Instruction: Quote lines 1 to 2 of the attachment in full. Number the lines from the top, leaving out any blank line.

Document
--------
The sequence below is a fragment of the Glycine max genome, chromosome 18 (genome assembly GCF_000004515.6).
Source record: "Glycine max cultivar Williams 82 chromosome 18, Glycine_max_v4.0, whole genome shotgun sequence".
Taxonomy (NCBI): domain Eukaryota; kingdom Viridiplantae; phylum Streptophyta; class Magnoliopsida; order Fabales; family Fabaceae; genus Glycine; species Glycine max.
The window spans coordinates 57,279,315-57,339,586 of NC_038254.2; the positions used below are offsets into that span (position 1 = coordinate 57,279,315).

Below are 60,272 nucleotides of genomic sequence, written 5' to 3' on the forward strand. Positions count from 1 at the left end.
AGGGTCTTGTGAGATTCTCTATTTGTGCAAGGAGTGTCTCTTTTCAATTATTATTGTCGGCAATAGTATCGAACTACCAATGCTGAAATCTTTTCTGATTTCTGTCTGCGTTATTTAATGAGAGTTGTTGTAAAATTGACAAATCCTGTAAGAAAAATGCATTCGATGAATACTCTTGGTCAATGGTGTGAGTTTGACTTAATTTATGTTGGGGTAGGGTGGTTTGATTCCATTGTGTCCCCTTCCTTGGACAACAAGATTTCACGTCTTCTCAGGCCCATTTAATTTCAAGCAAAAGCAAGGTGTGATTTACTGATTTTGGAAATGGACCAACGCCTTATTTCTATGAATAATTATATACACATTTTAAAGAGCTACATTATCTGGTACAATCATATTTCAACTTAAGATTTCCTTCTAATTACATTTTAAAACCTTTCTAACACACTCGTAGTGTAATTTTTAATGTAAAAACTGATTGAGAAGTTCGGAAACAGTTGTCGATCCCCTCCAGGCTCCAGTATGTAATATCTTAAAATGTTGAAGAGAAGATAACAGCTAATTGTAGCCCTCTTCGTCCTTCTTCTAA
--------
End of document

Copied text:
The sequence below is a fragment of the Glycine max genome, chromosome 18 (genome assembly GCF_000004515.6).
Source record: "Glycine max cultivar Williams 82 chromosome 18, Glycine_max_v4.0, whole genome shotgun sequence".